Monday, December 29, 2008

A Look at the Future: Green Roofing the Museum Center

A story in today's paper gave us a glimpse of our "green" future--discussing "green roofing" the Museum Center.

As a member of our County Stormwater District, I can't tell you how important it is that we implement green roof, permeable pavement and other "green infrastructure" concepts as much as possible.

These steps help minimize stormwater runoff and sewer overflows, and, ultimately, help clean up our local streams and rivers. They also have a broader environmental impact by reducing the "Urban Heat Island Effect." (Go here and here for more information). They also save us a lot of money versus the alternative solution--building bigger and bigger "gray" sewer infrastructure to handle all the volumes of stormwater that results if it is not diverted. As in so many other areas, a little prevention upfront saves millions on the back end, in addition to being good for the environment.

We have a long way to go (other cities like Chicago have really pushed this aggressively--the photo above is of Chicago's City Hall, courtesy of Roofscapes, Inc.), but it's great to see the Museum Center and other institutions such as Christ Hospital, the Red Cross, and the Cincinnati Fire Department take this step.

And in 2008, I was happy to support (as a member of the Stormwater District) green roof demonstration projects at the Cincinnati Zoo's Giraffe House and at the Civic Garden Center in Avondale. We'll look to do even more as a community in 2009 and beyond.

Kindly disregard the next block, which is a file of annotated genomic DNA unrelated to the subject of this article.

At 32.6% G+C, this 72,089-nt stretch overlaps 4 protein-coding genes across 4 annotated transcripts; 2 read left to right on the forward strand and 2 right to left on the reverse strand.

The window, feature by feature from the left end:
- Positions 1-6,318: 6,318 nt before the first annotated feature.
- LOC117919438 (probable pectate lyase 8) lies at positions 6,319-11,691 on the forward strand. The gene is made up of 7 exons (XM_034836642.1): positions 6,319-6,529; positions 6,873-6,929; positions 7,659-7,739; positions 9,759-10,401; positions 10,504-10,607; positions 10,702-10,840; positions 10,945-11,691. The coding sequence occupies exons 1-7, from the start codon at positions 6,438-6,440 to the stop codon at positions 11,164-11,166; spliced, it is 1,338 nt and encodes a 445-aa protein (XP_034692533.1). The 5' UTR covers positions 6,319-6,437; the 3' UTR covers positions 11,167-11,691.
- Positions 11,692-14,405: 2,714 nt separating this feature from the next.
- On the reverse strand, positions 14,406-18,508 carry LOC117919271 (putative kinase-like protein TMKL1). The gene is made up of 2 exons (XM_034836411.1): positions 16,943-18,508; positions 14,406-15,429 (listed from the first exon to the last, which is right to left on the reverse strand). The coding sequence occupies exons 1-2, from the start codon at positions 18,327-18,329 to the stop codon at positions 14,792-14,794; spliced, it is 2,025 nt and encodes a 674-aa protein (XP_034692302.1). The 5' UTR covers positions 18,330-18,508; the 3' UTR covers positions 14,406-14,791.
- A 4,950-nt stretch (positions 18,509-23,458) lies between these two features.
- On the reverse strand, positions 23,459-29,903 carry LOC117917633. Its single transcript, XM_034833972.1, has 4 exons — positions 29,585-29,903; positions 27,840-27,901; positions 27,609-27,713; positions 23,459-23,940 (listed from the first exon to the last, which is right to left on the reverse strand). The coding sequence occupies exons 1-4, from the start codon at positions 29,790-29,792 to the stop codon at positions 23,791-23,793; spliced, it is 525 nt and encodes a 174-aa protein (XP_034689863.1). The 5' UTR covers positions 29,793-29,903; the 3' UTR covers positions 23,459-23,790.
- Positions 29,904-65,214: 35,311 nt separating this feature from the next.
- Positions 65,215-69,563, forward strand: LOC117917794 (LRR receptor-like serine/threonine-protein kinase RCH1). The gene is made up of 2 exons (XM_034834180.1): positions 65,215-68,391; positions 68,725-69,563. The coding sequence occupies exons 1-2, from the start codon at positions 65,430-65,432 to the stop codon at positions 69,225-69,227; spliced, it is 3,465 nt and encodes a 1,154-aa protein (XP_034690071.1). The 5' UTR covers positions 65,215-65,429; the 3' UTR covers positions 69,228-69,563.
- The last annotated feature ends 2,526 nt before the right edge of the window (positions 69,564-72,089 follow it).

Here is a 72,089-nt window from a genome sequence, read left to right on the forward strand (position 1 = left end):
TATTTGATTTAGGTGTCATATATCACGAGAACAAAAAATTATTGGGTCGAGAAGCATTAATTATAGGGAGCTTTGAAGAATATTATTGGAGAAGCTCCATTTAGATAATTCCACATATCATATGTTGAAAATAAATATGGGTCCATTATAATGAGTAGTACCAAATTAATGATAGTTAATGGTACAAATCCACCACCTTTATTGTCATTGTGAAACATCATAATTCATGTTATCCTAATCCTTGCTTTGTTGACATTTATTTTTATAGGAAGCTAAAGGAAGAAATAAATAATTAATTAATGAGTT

2 comments:

Tom Cooper said...

David, It is really about time that we begin to recognize the impact our urban development has on the natural world. The next phase of green roof development will be education and recognition of systems that are truly sustainable. There is currently a trend toward immediately green installations and irrigated green roofs; not truly environmental solutions.
I am president of Green Roof Solutions. While I am proud of the green roof on our city hall depicted in your comment, I do not think it was necessary to irrigate it. Irrigated green roofing is not managing the storm water efficiently in my view.
An extensive green roof should not require irrigation and cost savings can be achieved by letting the vegetation establish over two years.
Client expectations can be met thru informative marketing. This is not a fad but a sound trend toward sustainable architecture.

Boston Roofing Company said...

The green movement has really touched every aspect of our lives.

Roofing has come a long way from originally using mud and leaves, to present where we use some really great materials that help protect our homes from the outside elements.

Looking forward to the future of roofing.

-Tim

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